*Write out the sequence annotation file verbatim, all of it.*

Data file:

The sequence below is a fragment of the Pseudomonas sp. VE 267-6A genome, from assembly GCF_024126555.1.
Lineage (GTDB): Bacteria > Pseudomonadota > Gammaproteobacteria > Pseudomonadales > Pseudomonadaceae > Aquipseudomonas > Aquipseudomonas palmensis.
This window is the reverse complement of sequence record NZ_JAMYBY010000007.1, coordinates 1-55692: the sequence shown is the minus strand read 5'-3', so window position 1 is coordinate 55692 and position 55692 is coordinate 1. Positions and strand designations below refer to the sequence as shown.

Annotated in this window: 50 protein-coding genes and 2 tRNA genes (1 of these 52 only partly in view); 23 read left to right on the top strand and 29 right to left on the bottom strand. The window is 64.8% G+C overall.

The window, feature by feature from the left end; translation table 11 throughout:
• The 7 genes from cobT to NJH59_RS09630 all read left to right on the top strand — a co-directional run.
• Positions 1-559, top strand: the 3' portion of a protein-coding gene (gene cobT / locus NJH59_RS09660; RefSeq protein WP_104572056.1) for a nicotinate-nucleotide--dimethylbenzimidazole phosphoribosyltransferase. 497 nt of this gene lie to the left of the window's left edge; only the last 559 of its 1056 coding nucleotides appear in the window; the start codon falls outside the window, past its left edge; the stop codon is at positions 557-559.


The sequence below is a fragment of the Pseudomonas sp. VE 267-6A genome, from assembly GCF_024126555.1.
Lineage (GTDB): Bacteria > Pseudomonadota > Gammaproteobacteria > Pseudomonadales > Pseudomonadaceae > Aquipseudomonas > Aquipseudomonas palmensis.
This window is the reverse complement of sequence record NZ_JAMYBY010000007.1, coordinates 1-55692: the sequence shown is the minus strand read 5'-3', so window position 1 is coordinate 55692 and position 55692 is coordinate 1. Positions and strand designations below refer to the sequence as shown.

Annotated in this window: 50 protein-coding genes and 2 tRNA genes (1 of these 52 only partly in view); 23 read left to right on the top strand and 29 right to left on the bottom strand. The window is 64.8% G+C overall.

The window, feature by feature from the left end; translation table 11 throughout:
• The 7 genes from cobT to NJH59_RS09630 all read left to right on the top strand — a co-directional run.
• Positions 1-559, top strand: the 3' portion of a protein-coding gene (gene cobT / locus NJH59_RS09660; RefSeq protein WP_104572056.1) for a nicotinate-nucleotide--dimethylbenzimidazole phosphoribosyltransferase. 497 nt of this gene lie to the left of the window's left edge; only the last 559 of its 1056 coding nucleotides appear in the window; the start codon falls outside the window, past its left edge; the stop codon is at positions 557-559.